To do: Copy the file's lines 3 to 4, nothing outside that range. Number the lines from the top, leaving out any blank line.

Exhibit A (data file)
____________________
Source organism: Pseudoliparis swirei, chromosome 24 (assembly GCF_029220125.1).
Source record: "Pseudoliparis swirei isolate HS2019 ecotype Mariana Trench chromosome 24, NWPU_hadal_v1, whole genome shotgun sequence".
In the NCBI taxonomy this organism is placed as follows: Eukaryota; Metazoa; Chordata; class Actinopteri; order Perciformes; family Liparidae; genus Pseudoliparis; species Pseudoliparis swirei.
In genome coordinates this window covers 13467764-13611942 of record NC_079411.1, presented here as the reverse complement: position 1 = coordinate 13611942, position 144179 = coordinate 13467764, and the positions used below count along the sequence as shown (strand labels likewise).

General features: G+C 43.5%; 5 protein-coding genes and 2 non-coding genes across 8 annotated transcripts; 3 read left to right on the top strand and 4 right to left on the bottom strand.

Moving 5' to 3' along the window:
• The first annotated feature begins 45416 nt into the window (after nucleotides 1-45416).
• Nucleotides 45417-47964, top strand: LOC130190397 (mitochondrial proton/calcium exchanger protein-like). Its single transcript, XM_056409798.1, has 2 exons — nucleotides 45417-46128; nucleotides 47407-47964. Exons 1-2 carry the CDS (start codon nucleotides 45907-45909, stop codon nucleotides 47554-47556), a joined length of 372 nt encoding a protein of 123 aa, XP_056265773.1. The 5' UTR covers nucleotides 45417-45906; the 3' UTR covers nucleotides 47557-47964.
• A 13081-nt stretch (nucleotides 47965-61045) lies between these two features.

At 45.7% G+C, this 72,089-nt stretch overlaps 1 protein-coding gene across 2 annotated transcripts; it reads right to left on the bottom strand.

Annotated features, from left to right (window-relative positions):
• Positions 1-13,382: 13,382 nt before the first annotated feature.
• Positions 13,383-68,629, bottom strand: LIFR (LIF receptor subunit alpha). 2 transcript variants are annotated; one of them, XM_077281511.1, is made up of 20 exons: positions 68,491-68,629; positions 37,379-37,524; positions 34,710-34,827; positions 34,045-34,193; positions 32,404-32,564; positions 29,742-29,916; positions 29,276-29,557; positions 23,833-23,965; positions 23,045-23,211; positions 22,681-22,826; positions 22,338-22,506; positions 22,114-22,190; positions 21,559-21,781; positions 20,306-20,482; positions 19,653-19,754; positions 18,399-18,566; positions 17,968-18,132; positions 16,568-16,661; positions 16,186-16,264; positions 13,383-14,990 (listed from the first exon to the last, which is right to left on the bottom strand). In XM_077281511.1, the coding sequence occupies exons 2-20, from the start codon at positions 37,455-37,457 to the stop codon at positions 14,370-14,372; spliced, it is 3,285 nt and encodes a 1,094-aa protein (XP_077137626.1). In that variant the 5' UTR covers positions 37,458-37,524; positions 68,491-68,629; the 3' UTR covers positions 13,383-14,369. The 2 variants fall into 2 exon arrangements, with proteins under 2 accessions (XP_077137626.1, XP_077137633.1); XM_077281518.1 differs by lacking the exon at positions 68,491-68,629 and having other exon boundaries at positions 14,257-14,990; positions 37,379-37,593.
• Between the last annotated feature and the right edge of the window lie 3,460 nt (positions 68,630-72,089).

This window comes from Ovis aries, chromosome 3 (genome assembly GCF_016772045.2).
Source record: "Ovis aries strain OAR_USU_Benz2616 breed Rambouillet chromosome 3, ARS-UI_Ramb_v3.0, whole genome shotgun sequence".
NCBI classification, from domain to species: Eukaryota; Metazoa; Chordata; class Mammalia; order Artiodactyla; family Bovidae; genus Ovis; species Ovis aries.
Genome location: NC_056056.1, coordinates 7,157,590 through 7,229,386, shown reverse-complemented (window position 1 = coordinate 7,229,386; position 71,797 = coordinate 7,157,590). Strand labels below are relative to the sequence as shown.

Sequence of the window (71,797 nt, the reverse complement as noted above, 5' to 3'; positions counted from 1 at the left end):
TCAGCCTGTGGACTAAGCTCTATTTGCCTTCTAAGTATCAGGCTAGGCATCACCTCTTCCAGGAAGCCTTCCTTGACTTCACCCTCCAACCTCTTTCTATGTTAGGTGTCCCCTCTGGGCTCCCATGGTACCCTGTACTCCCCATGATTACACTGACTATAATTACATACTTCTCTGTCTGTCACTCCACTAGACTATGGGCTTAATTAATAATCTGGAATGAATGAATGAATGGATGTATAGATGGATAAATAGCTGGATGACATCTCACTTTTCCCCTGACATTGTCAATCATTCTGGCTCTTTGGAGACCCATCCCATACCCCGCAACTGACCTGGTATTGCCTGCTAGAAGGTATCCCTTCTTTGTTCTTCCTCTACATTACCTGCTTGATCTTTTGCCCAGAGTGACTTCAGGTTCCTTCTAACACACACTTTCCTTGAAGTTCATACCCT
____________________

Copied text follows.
In the NCBI taxonomy this organism is placed as follows: Eukaryota; Metazoa; Chordata; class Actinopteri; order Perciformes; family Liparidae; genus Pseudoliparis; species Pseudoliparis swirei.
In genome coordinates this window covers 13467764-13611942 of record NC_079411.1, presented here as the reverse complement: position 1 = coordinate 13611942, position 144179 = coordinate 13467764, and the positions used below count along the sequence as shown (strand labels likewise).